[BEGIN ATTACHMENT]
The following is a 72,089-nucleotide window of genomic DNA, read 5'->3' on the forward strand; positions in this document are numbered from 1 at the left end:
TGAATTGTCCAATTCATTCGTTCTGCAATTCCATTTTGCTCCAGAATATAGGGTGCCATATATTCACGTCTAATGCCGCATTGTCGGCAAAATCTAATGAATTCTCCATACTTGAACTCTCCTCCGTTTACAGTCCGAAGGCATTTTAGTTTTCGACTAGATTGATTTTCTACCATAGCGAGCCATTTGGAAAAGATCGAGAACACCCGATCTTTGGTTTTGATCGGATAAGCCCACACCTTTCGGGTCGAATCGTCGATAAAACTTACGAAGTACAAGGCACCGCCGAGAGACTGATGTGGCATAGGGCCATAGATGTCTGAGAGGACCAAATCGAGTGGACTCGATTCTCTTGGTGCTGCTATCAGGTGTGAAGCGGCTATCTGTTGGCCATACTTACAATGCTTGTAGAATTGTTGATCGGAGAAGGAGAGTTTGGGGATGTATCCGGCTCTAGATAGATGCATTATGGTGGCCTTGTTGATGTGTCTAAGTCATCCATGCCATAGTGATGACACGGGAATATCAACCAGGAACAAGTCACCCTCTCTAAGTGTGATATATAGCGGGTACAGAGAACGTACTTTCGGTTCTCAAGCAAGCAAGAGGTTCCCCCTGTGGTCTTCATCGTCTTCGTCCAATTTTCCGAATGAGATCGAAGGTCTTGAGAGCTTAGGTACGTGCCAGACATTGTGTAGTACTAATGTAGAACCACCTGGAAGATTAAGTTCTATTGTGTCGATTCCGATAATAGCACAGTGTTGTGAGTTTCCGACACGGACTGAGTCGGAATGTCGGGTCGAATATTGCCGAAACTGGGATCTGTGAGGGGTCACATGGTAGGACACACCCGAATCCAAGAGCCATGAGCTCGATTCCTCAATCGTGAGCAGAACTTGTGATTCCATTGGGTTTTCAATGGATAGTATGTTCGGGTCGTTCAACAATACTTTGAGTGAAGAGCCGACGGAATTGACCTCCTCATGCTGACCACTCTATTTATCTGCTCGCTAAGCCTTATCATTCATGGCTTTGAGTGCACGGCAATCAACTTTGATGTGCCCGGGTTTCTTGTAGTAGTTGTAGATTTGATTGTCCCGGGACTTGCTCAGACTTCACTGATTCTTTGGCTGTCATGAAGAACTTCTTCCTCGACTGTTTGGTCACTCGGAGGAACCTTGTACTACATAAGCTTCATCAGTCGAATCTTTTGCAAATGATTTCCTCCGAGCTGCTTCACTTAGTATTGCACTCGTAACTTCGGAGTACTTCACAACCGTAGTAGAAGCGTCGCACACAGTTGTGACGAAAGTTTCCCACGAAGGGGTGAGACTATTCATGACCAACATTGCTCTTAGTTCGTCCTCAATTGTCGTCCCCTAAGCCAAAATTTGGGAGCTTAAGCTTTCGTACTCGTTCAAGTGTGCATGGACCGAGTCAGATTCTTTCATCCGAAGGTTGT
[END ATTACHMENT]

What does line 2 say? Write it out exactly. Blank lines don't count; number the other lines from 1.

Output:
TGAATTGTCCAATTCATTCGTTCTGCAATTCCATTTTGCTCCAGAATATAGGGTGCCATATATTCACGTCTAATGCCGCATTGTCGGCAAAATCTAATGAATTCTCCATACTTGAACTCTCCTCCGTTTACAGTCCGAAGGCATTTTAGTTTTCGACTAGATTGATTTTCTACCATAGCGAGCCATTTGGAAAAGATCGAGAACACCCGATCTTTGGTTTTGATCGGATAAGCCCACACCTTTCGGGTCGAATCGTCGATAAAACTTACGAAGTACAAGGCACCGCCGAGAGACTGATGTGGCATAGGGCCATAGATGTCTGAGAGGACCAAATCGAGTGGACTCGATTCTCTTGGTGCTGCTATCAGGTGTGAAGCGGCTATCTGTTGGCCATACTTACAATGCTTGTAGAATTGTTGATCGGAGAAGGAGAGTTTGGGGATGTATCCGGCTCTAGATAGATGCATTATGGTGGCCTTGTTGATGTGTCTAAGTCATCCATGCCATAGTGATGACACGGGAATATCAACCAGGAACAAGTCACCCTCTCTAAGTGTGATATATAGCGGGTACAGAGAACGTACTTTCGGTTCTCAAGCAAGCAAGAGGTTCCCCCTGTGGTCTTCATCGTCTTCGTCCAATTTTCCGAATGAGATCGAAGGTCTTGAGAGCTTAGGTACGTGCCAGACATTGTGTAGTACTAATGTAGAACCACCTGGAAGATTAAGTTCTATTGTGTCGATTCCGATAATAGCACAGTGTTGTGAGTTTCCGACACGGACTGAGTCGGAATGTCGGGTCGAATATTGCCGAAACTGGGATCTGTGAGGGGTCACATGGTAGGACACACCCGAATCCAAGAGCCATGAGCTCGATTCCTCAATCGTGAGCAGAACTTGTGATTCCATTGGGTTTTCAATGGATAGTATGTTCGGGTCGTTCAACAATACTTTGAGTGAAGAGCCGACGGAATTGACCTCCTCATGCTGACCACTCTATTTATCTGCTCGCTAAGCCTTATCATTCATGGCTTTGAGTGCACGGCAATCAACTTTGATGTGCCCGGGTTTCTTGTAGTAGTTGTAGATTTGATTGTCCCGGGACTTGCTCAGACTTCACTGATTCTTTGGCTGTCATGAAGAACTTCTTCCTCGACTGTTTGGTCACTCGGAGGAACCTTGTACTACATAAGCTTCATCAGTCGAATCTTTTGCAAATGATTTCCTCCGAGCTGCTTCACTTAGTATTGCACTCGTAACTTCGGAGTACTTCACAACCGTAGTAGAAGCGTCGCACACAGTTGTGACGAAAGTTTCCCACGAAGGGGTGAGACTATTCATGACCAACATTGCTCTTAGTTCGTCCTCAATTGTCGTCCCCTAAGCCAAAATTTGGGAGCTTAAGCTTTCGTACTCGTTCAAGTGTGCATGGACCGAGTCAGATTCTTTCATCCGAAGGTTGT